May 11, 2009
Eurovision: is the world’s campest contest ready to get serious?
For thousands of people across Europe this Saturday, Eurovision will be a few hours of silly fun, writes Milly Shaw. But for the hundreds of people protesting in Slavic Gay Pride, Saturday will be a rare and perilous opportunity to reveal Russia’s hypocritical homophobia to the world.
What is Eurovision
It’s difficult to explain Eurovision to anyone who’s never seen it. Put simply, it’s an annual competition to see which country can come up with the best song. Singers from all the countries perform their songs, and then one by one each country gives points to whichever song they liked best.
Of course it’s far more than that. The Eurovision Song Contest has been around since 1956 – five decades to grow into a peculiarly lovable mixture of high camp, low talent, embarrassingly earnest patriotism and a surprisingly useful education on some of Europe’s lesser-known countries. (And, for some reason, non-European countries. Hello Azerbaijan!)
The gayest contest
Let’s be clear – this is not the Olympics of the singing world, and the United Kingdom doesn’t watch it for the songs. In fact we pretend to hate Eurovision.
We Brits think we’ve got the joke. We roll our eyes and laugh smugly at our less-evolved European neighbours as they wave their flags unironically at Latvian folk power ballads. Then we complain bitterly when we don’t win with our ironically awful entry, before remembering to pretend that we didn’t care anyway.
Most people in the UK are frightened to like Eurovision because they’re afraid it will make them gay. Indeed it possesses awesome gay power. The glamour, the glitz, the glitter, the glory – totally gay.
And Eurovision is gay in content as well as context – quite aside from the hundreds of tight-shirted, beautiful twirling men who have performed over the years, the queerest Eurovision of all was of course in 1998 when the winner, Dana International, was Israel’s openly transgender entry.
Protesting for gay rights
And so it comes as a massive shock to learn that while all this singing, dancing gaiety will be taking place inside the 80,000 capacity Olimpiyski venue, ordinary gay men and women are probably going to be attacked and arrested just outside as they protest for the most basic human dignities.
Russia does not like gay people. Homosexuality was made legal in Russia in 1993, following pressure from the European Council, but LGBT people in the country have no legal rights or protections.
Just 14-20% of Russians believe that homosexuality is acceptable, gay men are often confused with paedophiles in the press, and in 2007 Moscow’s mayor Yuri Luzhkov called gay rights protesters “satanists” and “perverts” who “destroy morals”.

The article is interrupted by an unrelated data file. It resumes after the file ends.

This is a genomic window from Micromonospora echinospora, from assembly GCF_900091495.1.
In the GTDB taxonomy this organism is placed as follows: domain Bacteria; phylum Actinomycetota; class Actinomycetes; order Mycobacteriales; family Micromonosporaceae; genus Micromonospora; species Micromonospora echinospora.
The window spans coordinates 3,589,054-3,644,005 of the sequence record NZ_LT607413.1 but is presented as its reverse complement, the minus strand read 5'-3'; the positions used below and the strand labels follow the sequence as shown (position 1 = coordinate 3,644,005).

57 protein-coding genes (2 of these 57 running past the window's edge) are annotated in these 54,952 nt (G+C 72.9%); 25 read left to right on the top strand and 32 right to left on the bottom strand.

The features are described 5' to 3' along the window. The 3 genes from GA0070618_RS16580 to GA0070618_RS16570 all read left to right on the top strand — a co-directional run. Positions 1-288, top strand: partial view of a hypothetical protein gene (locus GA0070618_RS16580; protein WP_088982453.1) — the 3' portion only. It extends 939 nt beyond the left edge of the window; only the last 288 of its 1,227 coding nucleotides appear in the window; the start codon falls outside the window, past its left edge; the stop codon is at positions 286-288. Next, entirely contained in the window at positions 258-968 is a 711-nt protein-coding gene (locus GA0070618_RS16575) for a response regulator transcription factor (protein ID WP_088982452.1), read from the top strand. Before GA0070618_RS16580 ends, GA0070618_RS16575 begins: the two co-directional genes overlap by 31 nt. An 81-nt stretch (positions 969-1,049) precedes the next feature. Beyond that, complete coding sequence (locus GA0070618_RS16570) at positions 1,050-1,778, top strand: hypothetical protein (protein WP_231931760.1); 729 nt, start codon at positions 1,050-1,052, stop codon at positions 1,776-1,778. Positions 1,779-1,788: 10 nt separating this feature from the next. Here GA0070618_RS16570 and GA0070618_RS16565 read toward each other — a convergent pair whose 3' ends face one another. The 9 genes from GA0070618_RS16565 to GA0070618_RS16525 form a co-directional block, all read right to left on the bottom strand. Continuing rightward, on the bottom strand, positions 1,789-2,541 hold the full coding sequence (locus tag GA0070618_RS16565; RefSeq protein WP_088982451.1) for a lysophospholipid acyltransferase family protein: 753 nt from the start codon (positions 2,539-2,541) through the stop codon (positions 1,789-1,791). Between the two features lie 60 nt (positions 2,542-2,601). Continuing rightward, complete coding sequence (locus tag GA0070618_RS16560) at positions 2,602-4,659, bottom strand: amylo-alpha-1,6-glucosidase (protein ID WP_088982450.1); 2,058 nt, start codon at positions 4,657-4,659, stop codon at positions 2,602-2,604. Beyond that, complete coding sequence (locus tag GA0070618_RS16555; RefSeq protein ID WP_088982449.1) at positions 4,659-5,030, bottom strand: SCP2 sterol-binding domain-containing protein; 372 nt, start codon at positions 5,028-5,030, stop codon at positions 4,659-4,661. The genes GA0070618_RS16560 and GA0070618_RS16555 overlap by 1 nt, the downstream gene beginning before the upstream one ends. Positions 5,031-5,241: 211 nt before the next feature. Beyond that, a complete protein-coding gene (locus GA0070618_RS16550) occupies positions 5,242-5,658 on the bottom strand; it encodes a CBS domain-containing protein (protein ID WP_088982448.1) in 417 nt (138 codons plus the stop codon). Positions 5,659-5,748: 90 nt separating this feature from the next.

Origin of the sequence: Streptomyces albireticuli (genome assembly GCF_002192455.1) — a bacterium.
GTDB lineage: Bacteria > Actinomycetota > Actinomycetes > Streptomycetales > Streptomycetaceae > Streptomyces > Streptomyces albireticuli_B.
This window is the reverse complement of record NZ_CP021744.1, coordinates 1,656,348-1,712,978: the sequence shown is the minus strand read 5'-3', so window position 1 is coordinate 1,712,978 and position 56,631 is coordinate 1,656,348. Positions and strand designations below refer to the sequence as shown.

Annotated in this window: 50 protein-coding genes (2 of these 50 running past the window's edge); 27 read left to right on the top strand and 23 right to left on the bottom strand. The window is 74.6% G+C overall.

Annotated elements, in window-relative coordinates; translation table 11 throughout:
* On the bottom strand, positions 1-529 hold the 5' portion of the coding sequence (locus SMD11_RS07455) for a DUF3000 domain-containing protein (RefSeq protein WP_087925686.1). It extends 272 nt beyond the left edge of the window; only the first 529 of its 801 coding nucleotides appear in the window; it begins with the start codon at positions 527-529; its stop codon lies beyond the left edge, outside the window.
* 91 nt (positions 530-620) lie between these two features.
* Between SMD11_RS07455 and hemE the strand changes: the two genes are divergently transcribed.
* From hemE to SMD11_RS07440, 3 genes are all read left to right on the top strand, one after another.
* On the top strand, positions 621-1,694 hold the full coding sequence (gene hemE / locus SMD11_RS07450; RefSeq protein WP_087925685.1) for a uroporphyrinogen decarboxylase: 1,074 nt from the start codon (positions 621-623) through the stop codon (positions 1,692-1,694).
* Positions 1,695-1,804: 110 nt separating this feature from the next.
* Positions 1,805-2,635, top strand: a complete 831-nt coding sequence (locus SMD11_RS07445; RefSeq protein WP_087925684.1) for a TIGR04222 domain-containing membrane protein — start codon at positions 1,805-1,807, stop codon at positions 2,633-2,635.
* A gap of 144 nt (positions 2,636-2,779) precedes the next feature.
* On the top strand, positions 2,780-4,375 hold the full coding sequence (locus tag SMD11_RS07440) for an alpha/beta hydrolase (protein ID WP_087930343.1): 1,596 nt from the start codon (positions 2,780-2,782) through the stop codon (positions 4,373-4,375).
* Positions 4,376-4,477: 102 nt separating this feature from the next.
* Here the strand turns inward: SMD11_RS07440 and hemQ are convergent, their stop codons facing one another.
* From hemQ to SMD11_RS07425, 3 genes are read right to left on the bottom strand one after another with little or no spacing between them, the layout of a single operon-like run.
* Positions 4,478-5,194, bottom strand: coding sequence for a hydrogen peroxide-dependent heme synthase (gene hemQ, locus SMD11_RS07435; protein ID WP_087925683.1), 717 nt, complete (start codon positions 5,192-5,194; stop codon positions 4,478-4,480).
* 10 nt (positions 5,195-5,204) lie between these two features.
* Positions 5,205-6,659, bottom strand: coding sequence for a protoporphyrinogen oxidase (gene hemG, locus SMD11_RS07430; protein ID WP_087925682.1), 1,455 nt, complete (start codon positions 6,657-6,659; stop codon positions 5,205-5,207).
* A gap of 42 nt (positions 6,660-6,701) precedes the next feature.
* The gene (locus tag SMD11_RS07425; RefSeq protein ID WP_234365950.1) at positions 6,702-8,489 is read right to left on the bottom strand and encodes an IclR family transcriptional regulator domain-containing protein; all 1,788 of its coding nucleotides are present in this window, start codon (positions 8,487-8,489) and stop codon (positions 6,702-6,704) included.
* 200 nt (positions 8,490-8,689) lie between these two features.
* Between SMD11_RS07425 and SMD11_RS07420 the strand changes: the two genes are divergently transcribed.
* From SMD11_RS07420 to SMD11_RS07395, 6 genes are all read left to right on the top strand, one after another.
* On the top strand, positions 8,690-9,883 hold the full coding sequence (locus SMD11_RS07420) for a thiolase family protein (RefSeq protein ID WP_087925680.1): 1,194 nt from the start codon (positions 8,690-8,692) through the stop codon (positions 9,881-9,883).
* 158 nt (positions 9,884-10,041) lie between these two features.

Not that protesting is easy, or legal – Moscow has always explicitly banned any kind of gay rights march. Protesters who do turn up to speak out for gay rights face abuse from neo-Nazis, right-wing Christians and the police, as British gay rights campaigner Peter Tatchell discovered in 2007:
“At Moscow Pride in 2007 I was beaten almost unconscious by right-wing extremists, while the police stood by and watched. They then arrested me.” says Tatchell.
“I spent several hours in police detention before being released without charge. My attackers have never been arrested, even though they were clearly identified in photos and film footage.”
For Russian protesters desperate to draw attention to the plight of LGBT people in Russia, Eurovision is a golden opportunity.
Despite the threats from Moscow officials – including a promise from the police chief Vyacheslav Kozlov that protesters will be treated “toughly” – protesters are hoping that Europe’s gayest event, held on the gayest weekend of the year (May 17 is International Day Against Homophobia) will be their chance to show the world Russia’s injustice towards gay people.
But will the broadcasters and audiences acknowledge the struggle of the Slavic Gay Pride protesters just outside the venue, or will they fix their eyes on the stage and see only the officially sanctioned, heavily sanitised version of gay life? Can Eurovision rise above its tacky superficiality and actually make a difference?
Wogan, Norton and the BBC
The situation doesn’t look good – just last week former UK commentator Terry Wogan said that Eurovision was not about politics or national pride, and that nobody should see it as more than “fun, light entertainment.”
Wogan has of course stepped down after 38 years commentating on the contest, with the openly gay comedian Graham Norton taking over this year. Norton has never publicly shown an interest in supporting gay rights, but he and the BBC must be aware of the controversy.
Will the BBC dare to show the Slavic Gay Pride protests? Will Graham Norton dare to talk about gay rights and the everyday oppressions facing millions of Russians? Or will we all just believe that the noises outside are just screams of excitement and concentrate on the kitsch dancing?
Tune in on Saturday 16 May to find out…
Eurovision will be shown in the UK at 8pm, Saturday 16 May 2009 on BBC1.
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